Many working mothers are still struggling to juggle the stresses of their career and motherhood. Few could be a Sheryl Sandberg who could hail herself as a supermum. The Chief Operating Officer of Facebook has the means to ‘have it all’, to begin with. But that does not mean a more measured life is impossible for those who are struggling to make ends meet. For the sake of sanity, consider these options below.
Earn your flexibility
Needless to say, what Sandberg did right was being the super employee before being a supermum. To put it simply, earn your brownie points before family arrives. That will give your boss some reason to cut you some slack when the mummy moment kicks in.
It’s only logical and fair that you give back to your company if your company gives you the flexibility and space to spend time with your family. During peak periods when the company requires your dedicated attention, show your boss that you are there so that they will, in turn, be there for you when you have a personal crisis to attend to. Be clear headed and make the right judgement call when the occasion arises, so that you don’t put a non-critical family event before a crisis at work. This will help you chalk up the ‘credibility’ and ‘dedication’ points.
Establish goodwill with co-workers
Statistics have shown that many bosses are unwilling to offer flexible work arrangements for mothers because their single co-workers would often have to bear the brunt of an increased workload as a result. It doesn’t matter even if you are handling bigger projects with tighter deadlines; the reality is that your co-workers will feel unfairly treated when they have to do things like attend meetings on your behalf. Hence, establish goodwill with your colleagues beforehand – help them out when they want to skip out earlier for a date or a movie, and they won’t hold the little extra tasks they have to do for you when mummy duties call against you.
Being there for your child at the right time
Being a great mother doesn’t necessarily mean being there all the time – it means being there at the right time, for the right amount of time. If your child has preschool jitters every morning, making the effort to send him there every day and bonding along the way would be worth it, as going to school becomes an enjoyable routine for him. What makes motherhood beautiful is also having a child ‘want’ you, and not ‘need’ you. The quality time you spend with him should be savoured as bonding moments and not merely being there to do things for him. Having an independent child will also help you cope with work, especially at times when you are totally snowed under.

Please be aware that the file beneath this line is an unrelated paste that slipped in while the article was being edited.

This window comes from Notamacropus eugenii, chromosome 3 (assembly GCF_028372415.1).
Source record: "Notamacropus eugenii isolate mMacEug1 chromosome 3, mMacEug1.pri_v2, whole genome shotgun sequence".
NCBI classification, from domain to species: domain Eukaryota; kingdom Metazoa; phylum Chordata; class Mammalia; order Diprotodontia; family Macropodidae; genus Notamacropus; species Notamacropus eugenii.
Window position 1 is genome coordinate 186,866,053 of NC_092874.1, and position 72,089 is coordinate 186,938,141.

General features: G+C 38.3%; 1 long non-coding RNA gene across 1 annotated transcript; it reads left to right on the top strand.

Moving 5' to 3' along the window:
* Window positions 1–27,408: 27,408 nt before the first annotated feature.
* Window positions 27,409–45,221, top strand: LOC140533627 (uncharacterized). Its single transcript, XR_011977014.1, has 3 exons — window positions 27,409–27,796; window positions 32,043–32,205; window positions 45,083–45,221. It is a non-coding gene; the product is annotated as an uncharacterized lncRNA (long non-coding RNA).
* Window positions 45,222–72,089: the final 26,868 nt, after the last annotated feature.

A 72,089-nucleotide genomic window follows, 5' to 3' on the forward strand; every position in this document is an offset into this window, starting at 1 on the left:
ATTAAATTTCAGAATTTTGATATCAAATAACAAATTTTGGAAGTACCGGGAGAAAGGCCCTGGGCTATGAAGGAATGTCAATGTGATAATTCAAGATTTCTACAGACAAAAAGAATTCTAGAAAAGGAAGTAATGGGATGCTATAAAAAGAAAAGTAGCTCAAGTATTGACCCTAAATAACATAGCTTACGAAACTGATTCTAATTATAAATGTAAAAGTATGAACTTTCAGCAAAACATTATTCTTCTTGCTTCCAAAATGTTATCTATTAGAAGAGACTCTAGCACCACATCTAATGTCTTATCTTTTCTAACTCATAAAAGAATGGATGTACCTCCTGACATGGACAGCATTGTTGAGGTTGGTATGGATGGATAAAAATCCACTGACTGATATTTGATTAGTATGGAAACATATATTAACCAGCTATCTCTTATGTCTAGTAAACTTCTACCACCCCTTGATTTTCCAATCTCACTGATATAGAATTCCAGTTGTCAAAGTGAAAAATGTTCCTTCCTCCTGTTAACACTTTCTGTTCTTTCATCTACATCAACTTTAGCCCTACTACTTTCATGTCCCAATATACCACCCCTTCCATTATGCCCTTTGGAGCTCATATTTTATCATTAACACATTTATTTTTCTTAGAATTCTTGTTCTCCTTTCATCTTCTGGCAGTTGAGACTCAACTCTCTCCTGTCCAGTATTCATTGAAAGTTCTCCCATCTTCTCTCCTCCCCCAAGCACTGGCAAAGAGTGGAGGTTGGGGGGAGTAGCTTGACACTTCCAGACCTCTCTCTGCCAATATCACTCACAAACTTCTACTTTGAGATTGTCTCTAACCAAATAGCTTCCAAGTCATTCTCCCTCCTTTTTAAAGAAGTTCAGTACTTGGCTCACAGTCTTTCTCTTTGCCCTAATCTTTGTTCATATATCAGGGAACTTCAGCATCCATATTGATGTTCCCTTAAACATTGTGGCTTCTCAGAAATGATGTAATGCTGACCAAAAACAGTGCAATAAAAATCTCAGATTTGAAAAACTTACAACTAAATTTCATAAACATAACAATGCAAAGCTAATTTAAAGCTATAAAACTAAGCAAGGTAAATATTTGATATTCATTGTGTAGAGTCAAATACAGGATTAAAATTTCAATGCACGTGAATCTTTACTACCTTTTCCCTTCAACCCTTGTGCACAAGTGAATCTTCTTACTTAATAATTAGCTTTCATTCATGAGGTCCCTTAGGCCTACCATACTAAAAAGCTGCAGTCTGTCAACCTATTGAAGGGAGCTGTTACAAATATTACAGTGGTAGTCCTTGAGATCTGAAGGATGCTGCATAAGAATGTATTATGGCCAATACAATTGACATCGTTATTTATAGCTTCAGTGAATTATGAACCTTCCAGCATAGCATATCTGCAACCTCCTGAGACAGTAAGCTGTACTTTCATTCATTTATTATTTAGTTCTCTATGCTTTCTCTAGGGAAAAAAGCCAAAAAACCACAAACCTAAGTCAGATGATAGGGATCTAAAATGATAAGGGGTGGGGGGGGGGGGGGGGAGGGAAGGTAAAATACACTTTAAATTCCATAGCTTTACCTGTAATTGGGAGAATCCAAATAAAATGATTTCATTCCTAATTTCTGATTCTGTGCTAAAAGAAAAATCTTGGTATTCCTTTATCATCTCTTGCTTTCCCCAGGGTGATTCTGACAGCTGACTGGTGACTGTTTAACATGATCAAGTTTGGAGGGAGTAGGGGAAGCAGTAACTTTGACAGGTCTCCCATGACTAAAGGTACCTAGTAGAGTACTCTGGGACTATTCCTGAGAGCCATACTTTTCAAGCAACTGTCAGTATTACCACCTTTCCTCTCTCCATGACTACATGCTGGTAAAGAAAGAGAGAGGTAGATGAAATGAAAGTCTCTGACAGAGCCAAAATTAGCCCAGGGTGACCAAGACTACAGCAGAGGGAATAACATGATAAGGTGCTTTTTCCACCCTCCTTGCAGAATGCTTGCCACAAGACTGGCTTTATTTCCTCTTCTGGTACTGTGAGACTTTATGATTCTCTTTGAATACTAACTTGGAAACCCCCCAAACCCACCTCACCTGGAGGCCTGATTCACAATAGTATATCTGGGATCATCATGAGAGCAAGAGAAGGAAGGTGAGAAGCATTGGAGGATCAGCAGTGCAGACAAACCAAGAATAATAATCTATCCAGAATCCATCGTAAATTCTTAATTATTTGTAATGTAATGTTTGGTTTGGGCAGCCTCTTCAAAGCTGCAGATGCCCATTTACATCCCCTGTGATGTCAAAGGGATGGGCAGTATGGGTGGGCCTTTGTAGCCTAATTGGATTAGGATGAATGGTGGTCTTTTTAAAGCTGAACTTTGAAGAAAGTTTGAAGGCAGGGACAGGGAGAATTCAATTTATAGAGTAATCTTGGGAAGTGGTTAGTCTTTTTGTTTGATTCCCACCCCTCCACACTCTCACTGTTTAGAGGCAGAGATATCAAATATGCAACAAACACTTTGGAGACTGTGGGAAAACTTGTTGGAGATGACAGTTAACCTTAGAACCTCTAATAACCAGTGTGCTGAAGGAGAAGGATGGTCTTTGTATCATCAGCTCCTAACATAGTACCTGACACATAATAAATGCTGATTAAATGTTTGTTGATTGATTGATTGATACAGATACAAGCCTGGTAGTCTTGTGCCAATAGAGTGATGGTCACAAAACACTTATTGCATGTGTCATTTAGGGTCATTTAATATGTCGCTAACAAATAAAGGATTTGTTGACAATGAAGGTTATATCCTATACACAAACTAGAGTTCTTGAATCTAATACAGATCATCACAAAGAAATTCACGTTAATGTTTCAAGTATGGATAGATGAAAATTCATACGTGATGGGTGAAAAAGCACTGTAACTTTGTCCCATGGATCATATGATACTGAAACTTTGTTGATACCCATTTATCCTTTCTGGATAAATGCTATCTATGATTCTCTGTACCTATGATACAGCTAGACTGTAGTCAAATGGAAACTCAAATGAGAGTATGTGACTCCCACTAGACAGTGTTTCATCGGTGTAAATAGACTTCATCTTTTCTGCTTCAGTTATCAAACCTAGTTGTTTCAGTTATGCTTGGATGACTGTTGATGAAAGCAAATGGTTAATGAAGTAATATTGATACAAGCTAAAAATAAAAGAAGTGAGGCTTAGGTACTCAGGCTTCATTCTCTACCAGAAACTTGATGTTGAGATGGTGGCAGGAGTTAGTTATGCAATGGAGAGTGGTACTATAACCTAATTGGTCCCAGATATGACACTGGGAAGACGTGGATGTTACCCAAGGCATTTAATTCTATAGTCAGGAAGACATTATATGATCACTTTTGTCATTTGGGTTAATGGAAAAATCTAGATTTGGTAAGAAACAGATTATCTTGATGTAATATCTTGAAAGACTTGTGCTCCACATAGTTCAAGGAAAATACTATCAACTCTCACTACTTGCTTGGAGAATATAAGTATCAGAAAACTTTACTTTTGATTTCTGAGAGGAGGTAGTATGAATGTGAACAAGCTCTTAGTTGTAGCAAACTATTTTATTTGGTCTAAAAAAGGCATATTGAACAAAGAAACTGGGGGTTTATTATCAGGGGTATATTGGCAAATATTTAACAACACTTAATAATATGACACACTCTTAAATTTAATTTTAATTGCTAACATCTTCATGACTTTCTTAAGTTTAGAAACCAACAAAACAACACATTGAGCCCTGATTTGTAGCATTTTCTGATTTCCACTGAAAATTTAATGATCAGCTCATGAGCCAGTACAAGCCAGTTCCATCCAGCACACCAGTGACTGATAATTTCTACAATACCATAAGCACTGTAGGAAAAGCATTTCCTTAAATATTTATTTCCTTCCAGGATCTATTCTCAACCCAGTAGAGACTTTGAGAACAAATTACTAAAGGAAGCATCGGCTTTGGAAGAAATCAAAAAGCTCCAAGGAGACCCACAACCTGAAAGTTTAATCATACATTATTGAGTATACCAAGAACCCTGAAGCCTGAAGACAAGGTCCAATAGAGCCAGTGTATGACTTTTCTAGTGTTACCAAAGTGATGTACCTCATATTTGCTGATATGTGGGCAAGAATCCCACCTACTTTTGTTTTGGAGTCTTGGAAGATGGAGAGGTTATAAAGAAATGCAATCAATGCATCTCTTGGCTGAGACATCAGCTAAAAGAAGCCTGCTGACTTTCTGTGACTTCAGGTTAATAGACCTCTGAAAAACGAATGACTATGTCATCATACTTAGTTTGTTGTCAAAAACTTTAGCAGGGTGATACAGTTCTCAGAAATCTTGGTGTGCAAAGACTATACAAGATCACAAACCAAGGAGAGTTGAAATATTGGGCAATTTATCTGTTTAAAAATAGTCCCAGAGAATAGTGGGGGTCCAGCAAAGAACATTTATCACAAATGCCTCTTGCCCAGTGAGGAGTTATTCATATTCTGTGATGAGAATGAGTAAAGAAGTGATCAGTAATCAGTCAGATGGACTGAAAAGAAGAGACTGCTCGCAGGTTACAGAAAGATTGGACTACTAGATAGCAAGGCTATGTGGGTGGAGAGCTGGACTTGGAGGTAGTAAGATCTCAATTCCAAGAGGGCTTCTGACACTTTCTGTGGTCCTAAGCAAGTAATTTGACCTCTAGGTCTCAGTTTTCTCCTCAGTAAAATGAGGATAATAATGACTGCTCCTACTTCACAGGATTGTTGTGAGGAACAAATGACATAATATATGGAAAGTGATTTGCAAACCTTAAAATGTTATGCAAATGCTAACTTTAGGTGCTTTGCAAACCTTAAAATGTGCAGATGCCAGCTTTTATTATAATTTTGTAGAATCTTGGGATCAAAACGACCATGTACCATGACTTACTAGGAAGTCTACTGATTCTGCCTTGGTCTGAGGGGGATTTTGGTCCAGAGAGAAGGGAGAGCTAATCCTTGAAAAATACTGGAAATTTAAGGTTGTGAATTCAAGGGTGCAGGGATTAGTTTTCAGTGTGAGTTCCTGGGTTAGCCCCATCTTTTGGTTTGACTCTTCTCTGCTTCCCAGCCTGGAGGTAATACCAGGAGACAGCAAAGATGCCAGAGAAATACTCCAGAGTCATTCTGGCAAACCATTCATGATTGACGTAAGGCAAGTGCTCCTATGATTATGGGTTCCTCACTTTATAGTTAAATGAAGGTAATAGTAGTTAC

Spend quality time with your child
On weekends or days off when work can take the back seat, be sure to plan a nice day out with the little one. Even if you are too tired to make a trip, make him feel that he can have all your attention for the day and don’t get distracted by work matters. That will make up for the little time you spend with him on days you have to work and makes motherhood more fulfilling.
Establish a partnership with your spouse
Let’s take the word ‘motherhood’ away for a moment, as having a child is a joint decision that should warrant a joint effort. Parenthood is about both Mummy and Daddy, though Mummy may take a more active role in day-to-day caring. But being able to trust that Daddy can take over when needed will give you peace of mind in times of crisis. Establish a clear partnership and strategy with your spouse right from the start, so that your child values both of you similarly (if not equally). Children tend to go to one parent for certain things, so Daddy can be the designated playmate whilst Mummy is the primary comfort giver. Knowing what triggers certain emotions in the child will also help you and your spouse formulate the right strategy when work needs to be at the forefront.
If you are struggling to reconcile the need for that dream career with motherhood, take a step back and define what success means to you. Why is the career important to you? Are you working for the monetary value of the job, for the recognition or for personal interest? Ultimately, realising the true meaning of work will help you discover the options available, or open up new ones otherwise.
Regardless the choices you make as a mother and as an employee, think positively. Instead of relentlessly pursuing work-life ‘balance’ to the point of exhaustion, find ways to make both work and motherhood more manageable and meaningful. After all, it is impossible to have both in a constant balance all the time.